Last Will and Testament—a legal document that coordinates the distribution of your assets,  both liquid and non-liquid. This can include real estate, valuable possessions, investment accounts, even potential inheritances from other relatives if you are listed in their wills. Your will can also appoint an executor of your estate, so you can leave remaining decisions to someone you trust. And if you own a business or are in a partnership, you can include language about these arrangements as well. The will also states who you want to take guardianship of your minor children, and where you want your charitable gifts to go. Choosing a guardian is a decision you will not want the probate judge to decide for you! And when it comes to charitable giving, if you don’t have a will, the probate court won’t allow it! A will can provide peace of mind and comfort for you and loved ones during an already tough time.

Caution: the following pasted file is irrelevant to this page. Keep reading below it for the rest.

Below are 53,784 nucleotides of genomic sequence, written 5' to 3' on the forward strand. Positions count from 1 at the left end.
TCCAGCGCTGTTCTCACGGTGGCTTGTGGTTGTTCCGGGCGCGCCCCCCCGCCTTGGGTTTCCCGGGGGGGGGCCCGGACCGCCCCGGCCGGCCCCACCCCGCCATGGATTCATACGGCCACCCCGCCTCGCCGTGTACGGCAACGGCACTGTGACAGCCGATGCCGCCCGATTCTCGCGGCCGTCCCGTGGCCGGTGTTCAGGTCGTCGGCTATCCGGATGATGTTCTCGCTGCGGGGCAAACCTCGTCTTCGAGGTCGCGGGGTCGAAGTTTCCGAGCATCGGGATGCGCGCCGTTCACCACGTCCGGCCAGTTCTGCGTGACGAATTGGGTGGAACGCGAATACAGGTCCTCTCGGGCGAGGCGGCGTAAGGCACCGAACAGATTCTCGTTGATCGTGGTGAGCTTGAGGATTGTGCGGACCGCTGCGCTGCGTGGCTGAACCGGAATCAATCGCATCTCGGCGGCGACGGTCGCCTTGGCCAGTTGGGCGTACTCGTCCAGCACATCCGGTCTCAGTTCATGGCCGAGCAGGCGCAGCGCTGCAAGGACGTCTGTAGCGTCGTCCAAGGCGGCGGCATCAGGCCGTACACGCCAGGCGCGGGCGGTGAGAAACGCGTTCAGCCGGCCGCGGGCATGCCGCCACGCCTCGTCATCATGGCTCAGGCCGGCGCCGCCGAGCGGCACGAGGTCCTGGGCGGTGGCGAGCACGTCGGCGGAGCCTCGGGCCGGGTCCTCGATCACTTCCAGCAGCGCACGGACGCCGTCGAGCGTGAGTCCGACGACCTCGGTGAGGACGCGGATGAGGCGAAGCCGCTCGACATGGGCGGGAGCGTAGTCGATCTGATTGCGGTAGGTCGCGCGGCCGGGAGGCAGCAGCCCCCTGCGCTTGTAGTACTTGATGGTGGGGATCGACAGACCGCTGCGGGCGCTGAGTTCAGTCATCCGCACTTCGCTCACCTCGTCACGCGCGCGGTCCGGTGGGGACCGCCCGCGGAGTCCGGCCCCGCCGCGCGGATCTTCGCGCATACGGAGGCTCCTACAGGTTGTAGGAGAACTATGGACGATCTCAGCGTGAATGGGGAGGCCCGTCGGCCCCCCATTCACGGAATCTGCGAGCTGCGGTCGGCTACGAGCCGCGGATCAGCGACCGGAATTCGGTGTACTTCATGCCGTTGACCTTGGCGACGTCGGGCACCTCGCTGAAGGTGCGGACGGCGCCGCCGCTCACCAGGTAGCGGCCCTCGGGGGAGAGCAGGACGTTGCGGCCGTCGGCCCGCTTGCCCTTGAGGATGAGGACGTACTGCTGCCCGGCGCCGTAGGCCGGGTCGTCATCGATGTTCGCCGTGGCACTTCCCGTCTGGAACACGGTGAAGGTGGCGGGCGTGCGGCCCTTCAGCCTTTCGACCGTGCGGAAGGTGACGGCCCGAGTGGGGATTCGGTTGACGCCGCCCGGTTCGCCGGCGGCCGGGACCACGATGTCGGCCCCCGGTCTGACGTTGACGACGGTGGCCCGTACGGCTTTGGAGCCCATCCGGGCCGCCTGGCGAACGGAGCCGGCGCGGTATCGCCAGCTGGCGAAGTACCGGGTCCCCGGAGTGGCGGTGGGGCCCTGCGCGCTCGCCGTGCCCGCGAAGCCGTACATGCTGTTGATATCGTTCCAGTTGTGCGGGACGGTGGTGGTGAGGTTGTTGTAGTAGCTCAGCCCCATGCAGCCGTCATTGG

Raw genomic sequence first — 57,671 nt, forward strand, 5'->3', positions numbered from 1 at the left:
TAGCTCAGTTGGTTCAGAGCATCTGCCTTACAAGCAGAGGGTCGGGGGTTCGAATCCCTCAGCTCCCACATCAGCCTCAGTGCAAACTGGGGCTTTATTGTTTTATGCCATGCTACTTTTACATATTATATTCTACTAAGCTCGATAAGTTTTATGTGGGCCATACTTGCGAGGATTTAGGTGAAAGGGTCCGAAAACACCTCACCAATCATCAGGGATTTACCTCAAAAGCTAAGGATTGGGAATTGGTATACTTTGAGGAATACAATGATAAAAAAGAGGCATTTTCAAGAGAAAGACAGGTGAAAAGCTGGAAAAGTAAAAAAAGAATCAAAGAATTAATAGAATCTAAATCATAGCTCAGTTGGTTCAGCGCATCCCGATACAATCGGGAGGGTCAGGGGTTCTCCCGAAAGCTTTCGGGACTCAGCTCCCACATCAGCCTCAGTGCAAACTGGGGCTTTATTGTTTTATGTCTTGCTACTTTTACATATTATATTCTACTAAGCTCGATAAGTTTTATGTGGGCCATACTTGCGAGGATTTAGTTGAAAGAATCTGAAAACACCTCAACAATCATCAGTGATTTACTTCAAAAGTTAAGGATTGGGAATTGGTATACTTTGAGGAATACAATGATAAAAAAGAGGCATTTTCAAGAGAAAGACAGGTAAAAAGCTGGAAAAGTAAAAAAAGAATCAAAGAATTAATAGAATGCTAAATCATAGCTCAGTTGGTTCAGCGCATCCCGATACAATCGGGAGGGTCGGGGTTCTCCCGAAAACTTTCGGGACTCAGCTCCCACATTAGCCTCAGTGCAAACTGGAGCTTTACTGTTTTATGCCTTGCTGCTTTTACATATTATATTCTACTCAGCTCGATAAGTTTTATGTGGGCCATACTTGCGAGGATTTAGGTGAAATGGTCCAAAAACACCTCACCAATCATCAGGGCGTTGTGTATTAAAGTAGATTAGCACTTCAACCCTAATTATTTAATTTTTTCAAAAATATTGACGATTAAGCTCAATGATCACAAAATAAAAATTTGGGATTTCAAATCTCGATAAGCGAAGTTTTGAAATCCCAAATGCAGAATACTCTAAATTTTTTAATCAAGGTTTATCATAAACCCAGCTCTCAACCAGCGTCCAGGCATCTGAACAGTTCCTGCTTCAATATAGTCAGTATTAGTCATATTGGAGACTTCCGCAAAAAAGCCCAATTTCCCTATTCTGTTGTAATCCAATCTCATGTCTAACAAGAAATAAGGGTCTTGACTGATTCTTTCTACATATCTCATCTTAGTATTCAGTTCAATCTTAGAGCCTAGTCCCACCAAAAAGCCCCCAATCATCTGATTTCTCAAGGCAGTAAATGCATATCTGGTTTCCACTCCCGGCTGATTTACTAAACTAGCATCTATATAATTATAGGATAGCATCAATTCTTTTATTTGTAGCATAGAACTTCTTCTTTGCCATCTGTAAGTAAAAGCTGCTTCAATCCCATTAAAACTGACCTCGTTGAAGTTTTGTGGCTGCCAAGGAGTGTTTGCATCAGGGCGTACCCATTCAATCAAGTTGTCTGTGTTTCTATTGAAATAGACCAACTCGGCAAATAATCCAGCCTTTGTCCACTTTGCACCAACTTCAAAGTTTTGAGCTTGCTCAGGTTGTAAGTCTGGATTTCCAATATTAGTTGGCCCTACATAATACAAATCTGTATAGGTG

Trusts—official arrangements that appoints a trustee to distribute money or property to beneficiaries, according to the trust’s documented terms. Some trusts are started while an individual is still living, which will allow for the probate process to be bypassed, or a trust may be created in probate when the last will and testament is read.

Advanced Directive, Health Care Directives, or “Living Will”—an official legal document that expresses an individual’s health care desires, in the event they become unable to make their own health care decisions. While it can be difficult to think about, having an Advanced Directive can ensure important medical decisions can be made efficiently while also reflecting your wishes to those are left to make these decisions.